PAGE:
The secret to the finest restaurants in the world getting your food out perfectly cooked? That would be the sous vide technique, which involves vacuum-sealing the food’s flavors and then cooking it in a water bath. We have the tricks to do this MacGyver style, with a plastic bag and thermometer. Or with your very own sous vide machine.
When I first started to sous vide, I learned the technique from our Europe Chef de Cuisine, Patricio (Pato) Fuentes. We met at his culinary school, Mimo in San Sebastian. Pato is one of the most talented chefs I have cooked with around the world. He upped my game in the kitchen with sous vide.
What I like about Pato is he doesn’t require you to have fancy equipment. I learned to sous vide with a ziplock bag, bowl of water and a thermometer. The key to successful sous vide is to vacuum seal the flavors into the food. Without a vacuum sealer, you can do this by placing your fish or meat in bag along with all the seasoning. Then you place that bag in a bowl of water, and allow the pressure of the water to “displace” the air in the bag. This allows you to get a natural seal. With the air out of the bag, you then just seal up the ziplock and you’re ready to start cooking.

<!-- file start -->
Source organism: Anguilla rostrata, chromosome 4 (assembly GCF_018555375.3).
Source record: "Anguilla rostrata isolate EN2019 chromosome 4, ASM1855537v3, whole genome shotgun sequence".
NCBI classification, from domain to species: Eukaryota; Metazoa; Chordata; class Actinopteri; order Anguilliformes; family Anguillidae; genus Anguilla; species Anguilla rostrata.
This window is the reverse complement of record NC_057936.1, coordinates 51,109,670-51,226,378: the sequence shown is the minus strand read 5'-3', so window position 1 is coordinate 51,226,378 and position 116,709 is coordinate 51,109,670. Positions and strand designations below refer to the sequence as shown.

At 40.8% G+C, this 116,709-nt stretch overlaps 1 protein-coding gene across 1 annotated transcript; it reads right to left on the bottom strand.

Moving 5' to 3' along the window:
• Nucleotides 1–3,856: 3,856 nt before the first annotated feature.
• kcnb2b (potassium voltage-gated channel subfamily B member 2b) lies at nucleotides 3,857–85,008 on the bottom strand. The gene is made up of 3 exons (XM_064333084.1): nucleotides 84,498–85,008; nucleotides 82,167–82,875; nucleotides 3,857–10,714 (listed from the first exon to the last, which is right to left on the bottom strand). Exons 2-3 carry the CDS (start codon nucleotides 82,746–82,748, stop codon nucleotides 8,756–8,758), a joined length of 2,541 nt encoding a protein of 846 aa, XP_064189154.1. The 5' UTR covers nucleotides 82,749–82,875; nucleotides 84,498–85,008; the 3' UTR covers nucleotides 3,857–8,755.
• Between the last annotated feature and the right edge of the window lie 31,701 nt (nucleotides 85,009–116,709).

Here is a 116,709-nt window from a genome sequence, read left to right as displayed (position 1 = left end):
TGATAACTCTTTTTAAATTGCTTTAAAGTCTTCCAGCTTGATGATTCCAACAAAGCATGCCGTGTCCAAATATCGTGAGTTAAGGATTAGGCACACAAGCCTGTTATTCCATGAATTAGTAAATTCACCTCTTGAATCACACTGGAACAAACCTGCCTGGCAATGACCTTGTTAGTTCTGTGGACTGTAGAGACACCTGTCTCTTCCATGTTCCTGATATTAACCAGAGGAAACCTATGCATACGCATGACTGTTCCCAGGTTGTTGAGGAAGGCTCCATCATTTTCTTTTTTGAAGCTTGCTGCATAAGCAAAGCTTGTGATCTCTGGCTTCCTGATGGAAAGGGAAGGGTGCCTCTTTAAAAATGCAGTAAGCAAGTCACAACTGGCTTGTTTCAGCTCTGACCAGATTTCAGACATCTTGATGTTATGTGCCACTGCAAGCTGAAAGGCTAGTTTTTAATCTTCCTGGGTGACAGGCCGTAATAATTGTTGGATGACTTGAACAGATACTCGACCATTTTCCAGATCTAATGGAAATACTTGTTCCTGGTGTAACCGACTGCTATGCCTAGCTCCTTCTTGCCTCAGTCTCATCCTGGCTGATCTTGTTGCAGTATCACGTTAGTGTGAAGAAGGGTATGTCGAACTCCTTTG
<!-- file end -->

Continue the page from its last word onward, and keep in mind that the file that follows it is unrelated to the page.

With a thermometer, you heat your water to the desired temperature on the stove. Then you crank the heat down low so that it maintains that temperature. Add your sous vide bag to the pot of water, and set your timer accordingly. For halibut, it’s around 125-130 degrees for 30 minutes or so. You have to watch the temperature on the thermometer. You may need to add a little heat along the way to maintain your 130 degrees.
Of course, all of this is easier with the fancy tools like the vacuum sealer and the sous vide machine. The machine will automatically main your temperature, and also serve as the timer. I love though that I was McGyver and did this old school at the start. It wasn’t until my friend Liana gifted me a sous vide – the Darth Vader of machines by the way – that I actually got the fancy tools. Either way, it’s a go-to technique to cook when I have guests in the house. It keeps me out of the kitchen until it’s time to plate. The food also turns out perfectly, every time.